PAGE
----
Rashad Becker


Traditional Music of Notional Species Volume 1

There are voices in there.

Spun microphones / clouds of insects / voices wrenched from shamanic throats /cabaret drum rolls / drowned brass sections. Mosquito trombones / cooing pigeon bubbling / depth charge timpanis buried.

These sounds do not refer to these sounds.

These sounds are moving from the front of my ears to the back of my head. From proximal intimacy to semi-described non-places. These sounds are simultaneously slow and fast – pointillist meets textural. These sounds are rough and smooth – rounded electronic tones cutting through swirls of static clouds. The repetitions here are gentle, sedately paced, but insistent – they have momentum. These circuits are autonomous, self regulating and tightly composed. These chants, dances, themes, that never outstay their welcome, are perfectly formed microworlds.

Rashad Becker’s debut album is mysterious and straightforward.

It is upfront in wanting to take a non-referential position to sound sources, while concurrently pointing to traditions outside western harmonic structures. As such, it literally synthesises outside influences and internal ‘from first principals’ sound objects. It does point unavoidably to say, musique concrète or at a pinch David Tudor, but its mastery of its own formal challenges – microworlds, development of non-referring themes, perfectly balanced frequency content – is absolute.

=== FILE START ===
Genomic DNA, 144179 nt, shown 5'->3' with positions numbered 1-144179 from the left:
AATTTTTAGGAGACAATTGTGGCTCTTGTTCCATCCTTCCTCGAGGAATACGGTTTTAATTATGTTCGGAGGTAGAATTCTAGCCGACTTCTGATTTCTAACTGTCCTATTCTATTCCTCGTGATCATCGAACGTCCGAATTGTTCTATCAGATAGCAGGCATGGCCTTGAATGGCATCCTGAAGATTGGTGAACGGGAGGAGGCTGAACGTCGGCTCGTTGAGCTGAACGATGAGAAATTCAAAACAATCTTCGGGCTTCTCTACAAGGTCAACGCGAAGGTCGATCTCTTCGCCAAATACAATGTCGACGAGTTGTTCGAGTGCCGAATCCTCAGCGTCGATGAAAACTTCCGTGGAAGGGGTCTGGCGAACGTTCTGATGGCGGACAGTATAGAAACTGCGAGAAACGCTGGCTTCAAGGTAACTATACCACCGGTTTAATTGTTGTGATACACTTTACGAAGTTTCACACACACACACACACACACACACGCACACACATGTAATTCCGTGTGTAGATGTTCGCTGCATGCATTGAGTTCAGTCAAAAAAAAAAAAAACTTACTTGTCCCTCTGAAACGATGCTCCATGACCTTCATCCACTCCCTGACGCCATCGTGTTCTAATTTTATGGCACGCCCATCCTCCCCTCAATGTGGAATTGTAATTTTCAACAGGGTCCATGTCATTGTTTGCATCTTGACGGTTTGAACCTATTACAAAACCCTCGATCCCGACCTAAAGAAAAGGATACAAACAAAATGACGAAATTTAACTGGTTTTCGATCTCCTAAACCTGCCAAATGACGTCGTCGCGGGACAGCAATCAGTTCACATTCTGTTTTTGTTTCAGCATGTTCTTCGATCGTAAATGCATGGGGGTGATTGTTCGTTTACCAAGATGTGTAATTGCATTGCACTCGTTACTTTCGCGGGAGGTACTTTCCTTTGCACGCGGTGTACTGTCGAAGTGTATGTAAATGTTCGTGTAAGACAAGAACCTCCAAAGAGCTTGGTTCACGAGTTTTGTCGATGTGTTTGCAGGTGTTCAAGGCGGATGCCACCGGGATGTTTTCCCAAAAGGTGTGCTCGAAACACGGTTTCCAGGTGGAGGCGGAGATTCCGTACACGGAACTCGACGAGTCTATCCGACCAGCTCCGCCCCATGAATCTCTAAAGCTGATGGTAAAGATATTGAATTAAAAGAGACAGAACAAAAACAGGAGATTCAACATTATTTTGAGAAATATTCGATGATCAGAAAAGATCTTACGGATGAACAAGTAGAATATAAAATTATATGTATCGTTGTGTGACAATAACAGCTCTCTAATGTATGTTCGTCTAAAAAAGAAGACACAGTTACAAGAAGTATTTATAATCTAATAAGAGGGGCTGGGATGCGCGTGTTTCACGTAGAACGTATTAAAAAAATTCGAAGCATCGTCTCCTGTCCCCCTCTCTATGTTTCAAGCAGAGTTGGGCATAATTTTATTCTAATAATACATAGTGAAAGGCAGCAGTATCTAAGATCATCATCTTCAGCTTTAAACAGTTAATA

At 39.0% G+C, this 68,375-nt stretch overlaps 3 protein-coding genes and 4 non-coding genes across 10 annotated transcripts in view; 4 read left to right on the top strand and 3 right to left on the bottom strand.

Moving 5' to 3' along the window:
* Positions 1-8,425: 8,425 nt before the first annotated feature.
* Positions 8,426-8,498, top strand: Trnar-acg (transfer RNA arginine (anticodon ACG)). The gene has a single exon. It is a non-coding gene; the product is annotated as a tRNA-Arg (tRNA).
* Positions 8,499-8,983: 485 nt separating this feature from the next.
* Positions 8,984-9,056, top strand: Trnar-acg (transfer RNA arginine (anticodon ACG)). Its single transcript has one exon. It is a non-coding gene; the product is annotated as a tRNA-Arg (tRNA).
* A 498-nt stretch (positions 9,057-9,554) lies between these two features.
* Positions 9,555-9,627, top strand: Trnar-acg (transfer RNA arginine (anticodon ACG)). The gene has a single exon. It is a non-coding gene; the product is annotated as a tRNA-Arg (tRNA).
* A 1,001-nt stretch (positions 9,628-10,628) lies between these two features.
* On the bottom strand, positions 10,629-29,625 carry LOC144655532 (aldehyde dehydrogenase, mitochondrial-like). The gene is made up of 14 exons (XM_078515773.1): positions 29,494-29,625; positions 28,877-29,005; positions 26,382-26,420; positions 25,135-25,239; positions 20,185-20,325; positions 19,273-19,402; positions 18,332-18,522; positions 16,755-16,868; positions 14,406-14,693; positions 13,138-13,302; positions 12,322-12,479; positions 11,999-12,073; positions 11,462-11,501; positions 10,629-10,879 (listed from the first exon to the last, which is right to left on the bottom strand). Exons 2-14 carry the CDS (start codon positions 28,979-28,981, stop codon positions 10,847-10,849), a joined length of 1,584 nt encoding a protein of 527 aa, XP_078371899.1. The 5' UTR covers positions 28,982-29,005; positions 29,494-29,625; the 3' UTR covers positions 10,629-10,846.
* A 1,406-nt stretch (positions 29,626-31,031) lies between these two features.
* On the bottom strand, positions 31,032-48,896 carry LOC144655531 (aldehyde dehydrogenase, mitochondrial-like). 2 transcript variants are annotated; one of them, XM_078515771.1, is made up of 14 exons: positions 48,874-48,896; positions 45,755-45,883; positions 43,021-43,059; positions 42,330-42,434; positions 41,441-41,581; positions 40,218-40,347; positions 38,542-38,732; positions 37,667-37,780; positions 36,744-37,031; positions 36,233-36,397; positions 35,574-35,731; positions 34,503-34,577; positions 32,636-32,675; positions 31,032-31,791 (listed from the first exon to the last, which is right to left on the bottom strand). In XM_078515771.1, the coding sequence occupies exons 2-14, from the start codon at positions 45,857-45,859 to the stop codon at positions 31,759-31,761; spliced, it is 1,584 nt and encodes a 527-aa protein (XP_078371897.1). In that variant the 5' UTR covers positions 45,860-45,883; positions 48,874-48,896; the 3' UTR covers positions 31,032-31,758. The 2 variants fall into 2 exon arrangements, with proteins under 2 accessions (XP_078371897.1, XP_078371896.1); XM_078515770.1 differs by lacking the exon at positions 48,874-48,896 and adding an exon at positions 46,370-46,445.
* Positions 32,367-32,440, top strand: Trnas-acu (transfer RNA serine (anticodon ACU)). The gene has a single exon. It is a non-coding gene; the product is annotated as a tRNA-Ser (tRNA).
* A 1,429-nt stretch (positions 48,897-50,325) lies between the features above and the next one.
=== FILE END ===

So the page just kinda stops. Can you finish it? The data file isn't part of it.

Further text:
Using words to describe something that wants to fold in on itself, to almost disappear, seems close to futile, so we can only point to what these sounds point us towards. So:

The second side, Themes, seems immediately more tonal, though with the edges of these tones bleeding into bell-like buzzes of distortion, this still presents a complex field to unpick. What is compelling here is how the accumulated texture retains clarity as the layers progress. There is a depth of tone and frequency separation that feels warm. And that is one of the many strengths of both sides – while there are touches of bass pressure or almost acidic squelches that give it an oblique nod to techno or dub – the warmth of all the sounds here give it an ‘inside out’ feel.

Traditional Music of Notional Species is meditative and humorous – its feedback matrices spiralling inwards rather than outwards; its pings, sweeps and slides mean it is never dry or academic. It ends, appropriately, with what could almost be the sound of a tape player spluttering in its demise.

This is a thoughtful, playful record that gently demands your attention, and which rewards close listening with riches. Highly recommended!

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